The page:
Undefeated Yemeni Boxer Ali Raymi Killed in Air Strike

Fightland Blog

By Fightland Staff

Image via Flickr user Richard Messenger

Ali Raymi, Yemeni junior flyweight boxer who counted 25 wins and no losses—with each one of those wins coming by knock out or technical knockout—died this weekend, on May 23rd. The 41-year-old died in an air strike in Yemen.

His manager, Felix Arno, confirmed the news to RingTV. 

Currently, the Republic of Yemen—a country situated on the Arabian Peninsula to the south of Saudi Arabia, southwest of Oman and east of Eritrea across the Red Sea—finds itself stepping into the third month of a bloody civil war. The conflict arises from two groups’ dispute for control of the Yemeni government. Saudi Arabia and its allies have responded to the rebel insurgency by launching its own air raids versus the more dominant, Iran-backed rebel faction.

Last September, the Iran-backed Houthis seized the capital of Sanaa. On Wednesday, a Saudi-led airstrike killed at least 80 people in the Yemeni capital .

A colonel in the Yemeni Republican Guard, Ali Raymi called out Roman Gonzales and Guillermo Rigondeaux—both undefeated—but they allegedly ducked his challenges.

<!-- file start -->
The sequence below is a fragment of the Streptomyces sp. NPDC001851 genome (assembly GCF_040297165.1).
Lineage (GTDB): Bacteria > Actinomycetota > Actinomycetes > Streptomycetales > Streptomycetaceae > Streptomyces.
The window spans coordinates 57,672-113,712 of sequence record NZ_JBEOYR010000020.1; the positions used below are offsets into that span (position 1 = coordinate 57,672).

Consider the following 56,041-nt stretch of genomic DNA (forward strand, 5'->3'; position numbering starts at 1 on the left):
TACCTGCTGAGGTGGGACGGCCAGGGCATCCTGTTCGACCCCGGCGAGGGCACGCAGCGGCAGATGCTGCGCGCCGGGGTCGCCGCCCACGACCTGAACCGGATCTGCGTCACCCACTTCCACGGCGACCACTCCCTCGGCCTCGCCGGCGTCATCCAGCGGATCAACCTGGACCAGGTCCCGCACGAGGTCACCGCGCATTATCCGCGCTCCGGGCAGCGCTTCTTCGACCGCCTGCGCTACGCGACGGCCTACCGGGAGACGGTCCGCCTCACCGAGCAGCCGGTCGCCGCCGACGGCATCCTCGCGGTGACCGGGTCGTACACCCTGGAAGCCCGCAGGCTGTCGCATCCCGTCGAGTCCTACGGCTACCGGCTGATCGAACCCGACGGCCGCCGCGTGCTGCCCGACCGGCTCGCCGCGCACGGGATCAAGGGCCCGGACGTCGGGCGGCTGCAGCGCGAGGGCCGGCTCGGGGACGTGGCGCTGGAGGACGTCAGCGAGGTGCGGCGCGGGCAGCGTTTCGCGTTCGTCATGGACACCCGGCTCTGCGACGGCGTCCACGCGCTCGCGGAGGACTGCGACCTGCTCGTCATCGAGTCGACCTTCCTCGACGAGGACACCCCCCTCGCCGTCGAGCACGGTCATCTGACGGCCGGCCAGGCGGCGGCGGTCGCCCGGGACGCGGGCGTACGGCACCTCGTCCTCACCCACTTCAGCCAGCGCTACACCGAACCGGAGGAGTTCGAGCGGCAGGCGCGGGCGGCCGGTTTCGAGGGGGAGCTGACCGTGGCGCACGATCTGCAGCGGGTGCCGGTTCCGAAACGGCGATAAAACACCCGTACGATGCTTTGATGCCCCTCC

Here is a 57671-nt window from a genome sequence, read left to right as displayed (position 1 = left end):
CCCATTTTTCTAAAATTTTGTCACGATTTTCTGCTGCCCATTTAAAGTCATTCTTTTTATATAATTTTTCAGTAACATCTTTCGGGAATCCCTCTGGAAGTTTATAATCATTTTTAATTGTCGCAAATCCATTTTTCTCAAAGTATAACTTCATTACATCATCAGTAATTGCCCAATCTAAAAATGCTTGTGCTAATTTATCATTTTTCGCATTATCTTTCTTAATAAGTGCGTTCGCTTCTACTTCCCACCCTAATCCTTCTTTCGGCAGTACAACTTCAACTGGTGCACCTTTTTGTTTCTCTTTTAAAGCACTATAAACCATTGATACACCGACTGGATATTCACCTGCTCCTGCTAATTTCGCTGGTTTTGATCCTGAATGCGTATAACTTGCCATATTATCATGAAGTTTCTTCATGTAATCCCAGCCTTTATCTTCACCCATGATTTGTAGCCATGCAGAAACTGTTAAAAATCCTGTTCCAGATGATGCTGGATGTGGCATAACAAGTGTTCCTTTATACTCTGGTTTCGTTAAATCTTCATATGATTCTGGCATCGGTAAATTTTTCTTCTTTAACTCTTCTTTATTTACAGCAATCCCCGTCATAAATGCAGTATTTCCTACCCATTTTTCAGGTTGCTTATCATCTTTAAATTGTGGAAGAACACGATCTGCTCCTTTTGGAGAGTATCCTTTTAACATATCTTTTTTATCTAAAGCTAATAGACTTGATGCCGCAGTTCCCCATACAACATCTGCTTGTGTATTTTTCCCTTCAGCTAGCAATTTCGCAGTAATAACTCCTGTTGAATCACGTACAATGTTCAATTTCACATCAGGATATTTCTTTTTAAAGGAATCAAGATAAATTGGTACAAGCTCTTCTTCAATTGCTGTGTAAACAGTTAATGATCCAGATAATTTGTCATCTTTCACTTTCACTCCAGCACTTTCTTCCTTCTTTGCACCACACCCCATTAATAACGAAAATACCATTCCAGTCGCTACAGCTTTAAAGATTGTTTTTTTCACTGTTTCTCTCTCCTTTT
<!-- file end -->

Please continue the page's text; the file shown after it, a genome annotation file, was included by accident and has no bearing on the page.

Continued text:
Reminiscent of Prince Naseem, the British Hall-of-Fame inductee of Yemeni descent, interviews with Raymi reveal a fighter basking in confidence despite a late start in the sport, at age 37. Raymi attributes his prowess in the ring to the demanding and unorthodox ways of his Captain Nasr Al Code, who was “eccentric and drank alcohol,” according to an interview with FightNews.com. He claimed in the same interview that his chin is titanium and his fists uranium, and that GOD is within him.

Raymi last fought on March 28th, when he stopped Omar Moxamad in the first round. In a video from the event, Raymi walked out accompanied by an entourage of young soldiers brandishing assault rifles. 

Correction (3/18/16): In a previous version of this story, Ali Raymi was incorrectly identified as a lieutenant. 


Check out this related story:

Jack Slack: How Prince Naseem Became the King of Boxing